Then, he went door-to-door and tried to sell his goods.
A complete and total failure.
Instead of giving up, he said,
“I’ll find out what the housewives really want and sell that.”
He did some research and discovered a known demand.
Using the last of his money, he bought things that were really wanted. Of course, he had no difficulty at all in selling them for a profit.
He said about this experience, “I will never gamble again in business. I will first discover the demand of the market.”
Years later, his grandfather insisted that A. T. become a minister. He attended school for that purpose, until he realized he was not cut out for the “cloth.”
He decided to work with another kind of cloth — the kind women used to stay fashionably dressed.
A. T. moved to New York with some Irish-spun Belfast linens and laces (a known demand) and opened a shop on Broadway, A. T. Stewart & Co.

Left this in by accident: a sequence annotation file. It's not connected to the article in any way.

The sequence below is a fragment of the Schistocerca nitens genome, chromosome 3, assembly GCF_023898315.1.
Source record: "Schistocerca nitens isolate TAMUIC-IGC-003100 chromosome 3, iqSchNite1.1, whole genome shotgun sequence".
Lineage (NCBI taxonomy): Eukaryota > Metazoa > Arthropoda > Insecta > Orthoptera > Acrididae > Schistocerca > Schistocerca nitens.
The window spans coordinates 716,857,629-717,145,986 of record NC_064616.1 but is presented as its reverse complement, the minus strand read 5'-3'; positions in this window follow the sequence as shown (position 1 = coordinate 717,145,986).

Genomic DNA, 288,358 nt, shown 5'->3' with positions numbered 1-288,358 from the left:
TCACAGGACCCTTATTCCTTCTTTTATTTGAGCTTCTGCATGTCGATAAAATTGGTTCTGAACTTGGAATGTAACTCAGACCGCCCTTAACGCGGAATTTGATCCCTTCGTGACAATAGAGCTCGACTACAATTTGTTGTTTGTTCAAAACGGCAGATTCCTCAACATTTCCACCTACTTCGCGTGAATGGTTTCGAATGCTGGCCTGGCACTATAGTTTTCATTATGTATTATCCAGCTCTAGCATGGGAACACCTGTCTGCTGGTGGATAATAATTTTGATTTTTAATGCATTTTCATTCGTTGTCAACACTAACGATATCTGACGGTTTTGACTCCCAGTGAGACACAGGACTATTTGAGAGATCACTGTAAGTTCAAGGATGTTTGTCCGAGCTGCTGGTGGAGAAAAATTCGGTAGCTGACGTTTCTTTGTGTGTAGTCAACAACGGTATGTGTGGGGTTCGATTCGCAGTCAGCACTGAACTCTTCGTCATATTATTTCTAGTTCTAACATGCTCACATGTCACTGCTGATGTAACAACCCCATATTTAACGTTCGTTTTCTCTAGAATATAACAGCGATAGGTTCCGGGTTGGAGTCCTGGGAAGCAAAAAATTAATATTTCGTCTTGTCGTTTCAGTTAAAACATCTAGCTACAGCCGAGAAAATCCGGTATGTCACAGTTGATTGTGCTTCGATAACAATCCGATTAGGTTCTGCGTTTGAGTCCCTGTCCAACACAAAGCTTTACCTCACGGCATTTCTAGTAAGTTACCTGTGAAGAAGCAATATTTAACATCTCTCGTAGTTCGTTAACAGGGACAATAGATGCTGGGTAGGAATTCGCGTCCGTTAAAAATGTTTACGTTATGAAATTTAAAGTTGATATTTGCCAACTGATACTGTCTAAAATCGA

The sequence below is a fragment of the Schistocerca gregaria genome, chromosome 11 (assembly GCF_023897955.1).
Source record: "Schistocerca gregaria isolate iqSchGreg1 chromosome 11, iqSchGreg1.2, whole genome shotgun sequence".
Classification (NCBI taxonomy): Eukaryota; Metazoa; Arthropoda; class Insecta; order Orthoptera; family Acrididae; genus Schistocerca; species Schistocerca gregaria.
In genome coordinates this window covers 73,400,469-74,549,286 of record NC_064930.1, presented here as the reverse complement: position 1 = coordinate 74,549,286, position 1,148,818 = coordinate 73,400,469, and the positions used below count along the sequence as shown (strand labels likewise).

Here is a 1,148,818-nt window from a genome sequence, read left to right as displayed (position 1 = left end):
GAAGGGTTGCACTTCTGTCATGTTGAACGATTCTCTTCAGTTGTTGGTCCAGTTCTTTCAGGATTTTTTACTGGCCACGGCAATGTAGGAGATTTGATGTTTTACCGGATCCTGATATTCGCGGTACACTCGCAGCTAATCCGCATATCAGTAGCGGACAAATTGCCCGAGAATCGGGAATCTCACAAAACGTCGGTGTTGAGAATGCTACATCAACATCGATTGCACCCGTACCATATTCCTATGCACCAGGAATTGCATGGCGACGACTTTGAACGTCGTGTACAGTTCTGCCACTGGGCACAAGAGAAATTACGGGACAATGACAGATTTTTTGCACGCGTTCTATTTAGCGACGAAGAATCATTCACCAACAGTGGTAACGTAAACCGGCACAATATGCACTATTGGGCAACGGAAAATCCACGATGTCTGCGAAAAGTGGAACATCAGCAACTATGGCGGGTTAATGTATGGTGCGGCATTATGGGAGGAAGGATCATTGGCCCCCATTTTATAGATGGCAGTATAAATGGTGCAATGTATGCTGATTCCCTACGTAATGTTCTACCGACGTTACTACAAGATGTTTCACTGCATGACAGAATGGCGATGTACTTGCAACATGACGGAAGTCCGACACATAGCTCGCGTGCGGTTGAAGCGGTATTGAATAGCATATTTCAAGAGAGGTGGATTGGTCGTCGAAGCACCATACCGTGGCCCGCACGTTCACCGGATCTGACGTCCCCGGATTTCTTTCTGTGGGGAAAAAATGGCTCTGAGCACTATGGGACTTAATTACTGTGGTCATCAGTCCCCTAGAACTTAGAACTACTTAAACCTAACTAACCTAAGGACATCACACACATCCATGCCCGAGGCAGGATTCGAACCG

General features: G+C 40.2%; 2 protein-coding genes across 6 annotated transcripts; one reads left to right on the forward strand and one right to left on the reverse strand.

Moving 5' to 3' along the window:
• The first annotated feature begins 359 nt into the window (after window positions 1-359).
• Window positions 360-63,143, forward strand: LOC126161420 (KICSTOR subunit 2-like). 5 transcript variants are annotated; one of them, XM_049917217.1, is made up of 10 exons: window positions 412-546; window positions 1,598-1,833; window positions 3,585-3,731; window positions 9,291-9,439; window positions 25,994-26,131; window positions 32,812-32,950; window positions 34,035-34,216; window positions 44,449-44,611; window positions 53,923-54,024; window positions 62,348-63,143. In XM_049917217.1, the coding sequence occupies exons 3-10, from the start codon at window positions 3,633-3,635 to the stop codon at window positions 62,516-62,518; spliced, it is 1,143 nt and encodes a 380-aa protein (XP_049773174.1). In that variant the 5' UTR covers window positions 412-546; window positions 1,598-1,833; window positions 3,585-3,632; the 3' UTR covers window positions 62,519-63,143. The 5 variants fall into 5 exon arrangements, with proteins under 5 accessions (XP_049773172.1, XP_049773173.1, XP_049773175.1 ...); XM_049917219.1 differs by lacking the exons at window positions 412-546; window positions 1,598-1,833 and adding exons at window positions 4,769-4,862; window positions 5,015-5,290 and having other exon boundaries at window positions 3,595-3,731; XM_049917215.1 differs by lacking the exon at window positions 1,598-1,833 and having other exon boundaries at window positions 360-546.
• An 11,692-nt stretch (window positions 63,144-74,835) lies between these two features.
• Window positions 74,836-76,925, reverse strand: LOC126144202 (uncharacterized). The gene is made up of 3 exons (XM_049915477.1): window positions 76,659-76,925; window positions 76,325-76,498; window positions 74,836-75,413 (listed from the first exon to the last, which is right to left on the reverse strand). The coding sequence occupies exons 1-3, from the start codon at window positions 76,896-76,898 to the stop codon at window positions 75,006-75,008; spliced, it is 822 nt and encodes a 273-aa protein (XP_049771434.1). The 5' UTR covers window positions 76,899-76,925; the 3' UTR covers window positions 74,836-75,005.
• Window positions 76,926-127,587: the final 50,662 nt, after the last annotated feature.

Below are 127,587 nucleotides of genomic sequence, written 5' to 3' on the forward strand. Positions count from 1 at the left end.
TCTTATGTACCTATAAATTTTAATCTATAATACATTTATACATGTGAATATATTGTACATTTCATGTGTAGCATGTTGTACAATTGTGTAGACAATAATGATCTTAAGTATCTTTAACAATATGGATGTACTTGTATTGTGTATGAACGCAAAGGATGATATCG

The rest is history.
A. T. built the largest merchant business in the world focusing on his strengths and a known demand.
Embedded in this little story is the secret to living the writer’s life.
Can you see it?
There are three major parts. These three parts make up “Step One” of my simple system to help you obtain time and money to enjoy the lifestyle of your dreams. It’s “Secret #1.”
I call it: “Step One: Market.”
What I mean by Market is this … Before you can become a successful copywriter, you must first know three things:
First: Your personal strengths.
A. T. focused on his abilities to sell, understand customers, and his connections with foreign fashion that were in demand.
Second: The known demand.